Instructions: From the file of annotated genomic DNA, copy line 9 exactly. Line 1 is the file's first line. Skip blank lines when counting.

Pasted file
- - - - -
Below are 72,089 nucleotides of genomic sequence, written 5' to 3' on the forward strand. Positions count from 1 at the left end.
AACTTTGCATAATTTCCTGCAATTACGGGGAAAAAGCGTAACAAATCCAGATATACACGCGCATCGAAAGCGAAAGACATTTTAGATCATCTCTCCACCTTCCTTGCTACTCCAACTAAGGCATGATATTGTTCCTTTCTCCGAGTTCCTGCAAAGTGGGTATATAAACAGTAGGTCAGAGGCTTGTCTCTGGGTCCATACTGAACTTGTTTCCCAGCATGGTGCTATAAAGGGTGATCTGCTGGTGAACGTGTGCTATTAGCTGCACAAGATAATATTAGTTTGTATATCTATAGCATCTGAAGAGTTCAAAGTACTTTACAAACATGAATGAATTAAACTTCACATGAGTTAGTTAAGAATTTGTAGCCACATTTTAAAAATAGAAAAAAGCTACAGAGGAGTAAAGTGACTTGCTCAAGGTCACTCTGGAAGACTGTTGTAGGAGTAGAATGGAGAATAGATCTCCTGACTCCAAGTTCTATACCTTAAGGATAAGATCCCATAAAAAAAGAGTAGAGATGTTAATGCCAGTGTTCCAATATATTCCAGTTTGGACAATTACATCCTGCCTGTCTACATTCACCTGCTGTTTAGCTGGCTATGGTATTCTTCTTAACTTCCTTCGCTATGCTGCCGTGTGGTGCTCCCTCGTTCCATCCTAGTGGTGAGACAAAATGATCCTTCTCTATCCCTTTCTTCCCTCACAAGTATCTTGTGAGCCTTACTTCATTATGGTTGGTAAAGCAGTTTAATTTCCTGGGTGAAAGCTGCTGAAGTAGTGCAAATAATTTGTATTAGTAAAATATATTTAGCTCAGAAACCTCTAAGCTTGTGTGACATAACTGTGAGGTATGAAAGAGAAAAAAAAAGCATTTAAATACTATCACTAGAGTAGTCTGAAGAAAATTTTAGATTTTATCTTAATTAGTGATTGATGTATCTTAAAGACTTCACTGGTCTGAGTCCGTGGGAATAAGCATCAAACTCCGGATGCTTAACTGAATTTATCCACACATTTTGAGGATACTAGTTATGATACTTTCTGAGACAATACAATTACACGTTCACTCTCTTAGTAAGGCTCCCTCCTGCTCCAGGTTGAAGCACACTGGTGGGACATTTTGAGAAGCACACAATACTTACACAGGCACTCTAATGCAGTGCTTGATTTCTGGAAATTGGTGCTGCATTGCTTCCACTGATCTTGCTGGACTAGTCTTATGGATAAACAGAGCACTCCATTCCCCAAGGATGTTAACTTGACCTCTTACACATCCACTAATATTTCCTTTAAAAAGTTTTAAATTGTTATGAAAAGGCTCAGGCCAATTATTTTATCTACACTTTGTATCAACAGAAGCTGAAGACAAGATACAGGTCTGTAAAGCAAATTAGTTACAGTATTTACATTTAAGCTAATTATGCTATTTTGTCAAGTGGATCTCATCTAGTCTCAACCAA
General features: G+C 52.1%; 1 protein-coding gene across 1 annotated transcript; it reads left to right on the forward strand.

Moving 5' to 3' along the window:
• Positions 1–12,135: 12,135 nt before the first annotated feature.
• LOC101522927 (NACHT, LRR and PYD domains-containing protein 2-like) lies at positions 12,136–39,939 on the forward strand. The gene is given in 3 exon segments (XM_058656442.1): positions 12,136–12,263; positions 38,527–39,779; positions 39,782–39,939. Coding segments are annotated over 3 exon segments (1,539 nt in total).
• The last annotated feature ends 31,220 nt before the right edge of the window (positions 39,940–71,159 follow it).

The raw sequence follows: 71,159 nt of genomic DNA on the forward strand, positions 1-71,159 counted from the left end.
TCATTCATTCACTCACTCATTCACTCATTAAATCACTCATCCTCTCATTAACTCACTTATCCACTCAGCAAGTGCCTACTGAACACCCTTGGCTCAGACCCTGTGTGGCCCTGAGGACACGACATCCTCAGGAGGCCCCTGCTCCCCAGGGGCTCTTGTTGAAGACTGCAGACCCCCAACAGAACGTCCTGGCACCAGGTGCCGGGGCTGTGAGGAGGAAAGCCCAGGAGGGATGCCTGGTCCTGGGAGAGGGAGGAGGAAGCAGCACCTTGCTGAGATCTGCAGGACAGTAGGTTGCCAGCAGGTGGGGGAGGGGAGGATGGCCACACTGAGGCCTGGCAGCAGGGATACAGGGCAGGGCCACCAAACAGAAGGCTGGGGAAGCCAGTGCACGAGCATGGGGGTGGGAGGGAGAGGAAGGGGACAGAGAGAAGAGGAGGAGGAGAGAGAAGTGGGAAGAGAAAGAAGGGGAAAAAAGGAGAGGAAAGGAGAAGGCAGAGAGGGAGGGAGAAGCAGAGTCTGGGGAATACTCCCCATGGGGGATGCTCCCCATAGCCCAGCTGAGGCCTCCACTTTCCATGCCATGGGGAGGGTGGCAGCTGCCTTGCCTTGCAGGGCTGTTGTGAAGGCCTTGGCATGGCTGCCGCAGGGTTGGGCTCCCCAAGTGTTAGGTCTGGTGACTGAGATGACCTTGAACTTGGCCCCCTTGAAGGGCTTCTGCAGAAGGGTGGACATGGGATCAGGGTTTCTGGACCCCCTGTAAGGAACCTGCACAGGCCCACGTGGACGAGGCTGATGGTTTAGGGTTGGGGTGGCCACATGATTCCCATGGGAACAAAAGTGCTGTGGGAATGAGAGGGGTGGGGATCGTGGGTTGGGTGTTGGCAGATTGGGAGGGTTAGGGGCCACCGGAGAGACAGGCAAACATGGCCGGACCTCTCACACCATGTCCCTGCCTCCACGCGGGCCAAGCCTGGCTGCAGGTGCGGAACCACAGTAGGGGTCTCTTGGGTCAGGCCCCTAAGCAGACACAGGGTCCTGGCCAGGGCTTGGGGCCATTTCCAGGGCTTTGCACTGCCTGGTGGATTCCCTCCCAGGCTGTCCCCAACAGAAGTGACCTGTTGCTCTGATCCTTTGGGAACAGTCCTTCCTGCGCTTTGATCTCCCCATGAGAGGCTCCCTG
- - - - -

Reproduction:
TCATTCATTCACTCACTCATTCACTCATTAAATCACTCATCCTCTCATTAACTCACTTATCCACTCAGCAAGTGCCTACTGAACACCCTTGGCTCAGACCCTGTGTGGCCCTGAGGACACGACATCCTCAGGAGGCCCCTGCTCCCCAGGGGCTCTTGTTGAAGACTGCAGACCCCCAACAGAACGTCCTGGCACCAGGTGCCGGGGCTGTGAGGAGGAAAGCCCAGGAGGGATGCCTGGTCCTGGGAGAGGGAGGAGGAAGCAGCACCTTGCTGAGATCTGCAGGACAGTAGGTTGCCAGCAGGTGGGGGAGGGGAGGATGGCCACACTGAGGCCTGGCAGCAGGGATACAGGGCAGGGCCACCAAACAGAAGGCTGGGGAAGCCAGTGCACGAGCATGGGGGTGGGAGGGAGAGGAAGGGGACAGAGAGAAGAGGAGGAGGAGAGAGAAGTGGGAAGAGAAAGAAGGGGAAAAAAGGAGAGGAAAGGAGAAGGCAGAGAGGGAGGGAGAAGCAGAGTCTGGGGAATACTCCCCATGGGGGATGCTCCCCATAGCCCAGCTGAGGCCTCCACTTTCCATGCCATGGGGAGGGTGGCAGCTGCCTTGCCTTGCAGGGCTGTTGTGAAGGCCTTGGCATGGCTGCCGCAGGGTTGGGCTCCCCAAGTGTTAGGTCTGGTGACTGAGATGACCTTGAACTTGGCCCCCTTGAAGGGCTTCTGCAGAAGGGTGGACATGGGATCAGGGTTTCTGGACCCCCTGTAAGGAACCTGCACAGGCCCACGTGGACGAGGCTGATGGTTTAGGGTTGGGGTGGCCACATGATTCCCATGGGAACAAAAGTGCTGTGGGAATGAGAGGGGTGGGGATCGTGGGTTGGGTGTTGGCAGATTGGGAGGGTTAGGGGCCACCGGAGAGACAGGCAAACATGGCCGGACCTCTCACACCATGTCCCTGCCTCCACGCGGGCCAAGCCTGGCTGCAGGTGCGGAACCACAGTAGGGGTCTCTTGGGTCAGGCCCCTAAGCAGACACAGGGTCCTGGCCAGGGCTTGGGGCCATTTCCAGGGCTTTGCACTGCCTGGTGGATTCCCTCCCAGGCTGTCCCCAACAGAAGTGACCTGTTGCTCTGATCCTTTGGGAACAGTCCTTCCTGCGCTTTGATCTCCCCATGAGAGGCTCCCTG